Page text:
CAD work would be an incredibly good thing to have.

In any case, your project sounds interesting, and I'll
be happy to discuss ideas if you want.
 
J

Josh Dukes

What kind of cad are you focused on? Mechanical cad, architecutal cad,
or something else? If you're interested there have been some
experiments with blender
http://projects.blender.org/projects/blendercad/
http://blenderartists.org/forum/showthread.php?t=65559

Unfortunately I don't think anything ever came out of those. There's also a 2d cad called pythoncad,
http://www.pythoncad.org/
There's also Salome, which seems to have a python interface. Basically though, there isn't anything good right now but I'd love to see this.
 
R

r

Hello Josh,
Blender is a lost cause. It is a powerful app but the UI is horrible.
Even the Blender folks admit only a complete rewrite could solve the
major flaws that plague the design. So maybe i could salvage some code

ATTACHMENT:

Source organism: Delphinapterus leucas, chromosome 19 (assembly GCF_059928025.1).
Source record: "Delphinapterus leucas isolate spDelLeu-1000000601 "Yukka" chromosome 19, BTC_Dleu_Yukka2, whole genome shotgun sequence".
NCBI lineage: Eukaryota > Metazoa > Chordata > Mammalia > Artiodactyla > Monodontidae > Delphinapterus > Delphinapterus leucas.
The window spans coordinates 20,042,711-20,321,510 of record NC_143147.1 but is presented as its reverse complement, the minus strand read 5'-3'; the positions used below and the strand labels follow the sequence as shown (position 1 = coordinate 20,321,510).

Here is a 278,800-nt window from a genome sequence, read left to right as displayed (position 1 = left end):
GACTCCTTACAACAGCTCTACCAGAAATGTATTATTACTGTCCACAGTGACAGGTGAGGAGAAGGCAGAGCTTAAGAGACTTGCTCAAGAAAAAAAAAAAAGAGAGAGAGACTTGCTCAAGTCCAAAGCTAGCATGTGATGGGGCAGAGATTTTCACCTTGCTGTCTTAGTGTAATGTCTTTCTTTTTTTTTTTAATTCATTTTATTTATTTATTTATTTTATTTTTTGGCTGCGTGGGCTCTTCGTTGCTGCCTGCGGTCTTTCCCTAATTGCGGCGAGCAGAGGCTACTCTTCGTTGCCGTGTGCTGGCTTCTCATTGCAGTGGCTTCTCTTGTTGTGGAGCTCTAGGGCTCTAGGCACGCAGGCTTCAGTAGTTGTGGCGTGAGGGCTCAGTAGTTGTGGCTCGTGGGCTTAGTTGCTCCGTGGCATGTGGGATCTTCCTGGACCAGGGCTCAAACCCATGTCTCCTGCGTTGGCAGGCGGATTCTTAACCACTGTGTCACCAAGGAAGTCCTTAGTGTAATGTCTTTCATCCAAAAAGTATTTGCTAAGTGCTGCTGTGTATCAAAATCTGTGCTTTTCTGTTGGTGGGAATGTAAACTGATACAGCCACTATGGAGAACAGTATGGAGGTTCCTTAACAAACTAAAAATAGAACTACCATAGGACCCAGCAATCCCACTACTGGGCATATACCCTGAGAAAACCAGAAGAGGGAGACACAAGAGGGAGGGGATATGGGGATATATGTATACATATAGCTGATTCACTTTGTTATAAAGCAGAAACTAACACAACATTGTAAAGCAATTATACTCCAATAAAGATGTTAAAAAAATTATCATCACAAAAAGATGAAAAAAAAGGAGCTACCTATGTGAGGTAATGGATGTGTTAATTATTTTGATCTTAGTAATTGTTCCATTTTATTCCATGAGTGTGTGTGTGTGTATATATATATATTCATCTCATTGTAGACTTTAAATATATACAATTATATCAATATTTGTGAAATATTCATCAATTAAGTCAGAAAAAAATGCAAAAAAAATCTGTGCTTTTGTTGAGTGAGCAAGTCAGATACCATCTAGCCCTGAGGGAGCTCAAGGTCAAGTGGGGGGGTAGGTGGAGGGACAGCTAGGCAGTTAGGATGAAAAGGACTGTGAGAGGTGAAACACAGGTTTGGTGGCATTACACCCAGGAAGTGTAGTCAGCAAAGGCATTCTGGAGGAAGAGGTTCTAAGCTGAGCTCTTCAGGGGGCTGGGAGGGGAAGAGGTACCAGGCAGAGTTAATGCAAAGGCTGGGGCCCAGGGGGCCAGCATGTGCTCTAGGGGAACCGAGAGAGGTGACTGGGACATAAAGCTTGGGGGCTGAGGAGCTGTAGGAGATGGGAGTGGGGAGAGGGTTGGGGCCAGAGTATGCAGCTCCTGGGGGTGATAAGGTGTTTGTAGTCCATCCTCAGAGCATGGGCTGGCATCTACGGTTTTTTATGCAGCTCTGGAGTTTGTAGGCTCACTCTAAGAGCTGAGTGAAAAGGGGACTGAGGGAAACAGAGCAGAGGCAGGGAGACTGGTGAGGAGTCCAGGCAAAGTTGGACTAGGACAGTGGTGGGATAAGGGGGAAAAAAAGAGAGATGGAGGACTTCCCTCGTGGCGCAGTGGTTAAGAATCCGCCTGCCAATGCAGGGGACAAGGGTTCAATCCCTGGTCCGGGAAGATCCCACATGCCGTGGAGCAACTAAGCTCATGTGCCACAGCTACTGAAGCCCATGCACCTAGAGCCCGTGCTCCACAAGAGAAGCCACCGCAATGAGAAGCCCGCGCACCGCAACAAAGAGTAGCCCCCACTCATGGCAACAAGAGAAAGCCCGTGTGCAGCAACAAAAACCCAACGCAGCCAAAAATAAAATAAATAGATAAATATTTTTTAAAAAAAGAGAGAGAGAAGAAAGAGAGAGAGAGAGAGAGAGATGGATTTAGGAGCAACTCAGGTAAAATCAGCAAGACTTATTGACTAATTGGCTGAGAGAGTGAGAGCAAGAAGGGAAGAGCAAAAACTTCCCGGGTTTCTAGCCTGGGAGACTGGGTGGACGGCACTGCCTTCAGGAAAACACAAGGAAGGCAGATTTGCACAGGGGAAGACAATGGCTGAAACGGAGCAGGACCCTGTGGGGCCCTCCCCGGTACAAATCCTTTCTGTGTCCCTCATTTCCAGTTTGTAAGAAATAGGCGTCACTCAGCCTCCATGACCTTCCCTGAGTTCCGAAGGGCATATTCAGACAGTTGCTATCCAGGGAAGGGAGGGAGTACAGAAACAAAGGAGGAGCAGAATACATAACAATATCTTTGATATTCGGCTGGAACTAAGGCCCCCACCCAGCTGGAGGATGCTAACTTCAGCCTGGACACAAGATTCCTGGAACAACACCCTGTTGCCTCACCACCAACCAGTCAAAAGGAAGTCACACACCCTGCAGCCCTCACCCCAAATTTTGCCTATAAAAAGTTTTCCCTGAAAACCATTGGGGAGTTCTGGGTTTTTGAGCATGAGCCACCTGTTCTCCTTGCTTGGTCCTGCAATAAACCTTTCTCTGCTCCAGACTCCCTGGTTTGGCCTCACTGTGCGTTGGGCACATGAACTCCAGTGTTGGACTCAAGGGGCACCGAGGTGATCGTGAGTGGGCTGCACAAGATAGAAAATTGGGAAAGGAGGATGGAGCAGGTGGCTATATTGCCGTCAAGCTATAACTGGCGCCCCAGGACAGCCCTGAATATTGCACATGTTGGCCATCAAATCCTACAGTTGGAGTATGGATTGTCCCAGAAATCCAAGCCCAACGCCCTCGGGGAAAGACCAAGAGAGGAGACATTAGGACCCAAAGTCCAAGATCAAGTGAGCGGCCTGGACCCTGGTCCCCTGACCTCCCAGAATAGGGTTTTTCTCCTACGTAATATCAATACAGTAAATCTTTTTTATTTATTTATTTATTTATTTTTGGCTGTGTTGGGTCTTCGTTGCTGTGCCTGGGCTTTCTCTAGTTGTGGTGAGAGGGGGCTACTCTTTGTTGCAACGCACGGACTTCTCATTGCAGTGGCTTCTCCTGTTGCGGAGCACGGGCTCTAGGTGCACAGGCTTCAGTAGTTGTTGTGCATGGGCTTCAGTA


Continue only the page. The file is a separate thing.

but for what i have in mind, Blender will look like a piece of
software from the middle ages. And i am absolutly only looking to do
this in 3D, 2D is boring.

So, yes, i have looked at both the applications you offer.

Thanks
 
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R

r

Yes i want linux, windows, and mac support. I think you are good for a
few years though :). Getting something up and working is the easy
part. Adding all the features that are required to compete with
something the likes of SolidWorks or ACAD takes time.

One way or another i am going to build this, whether or not it takes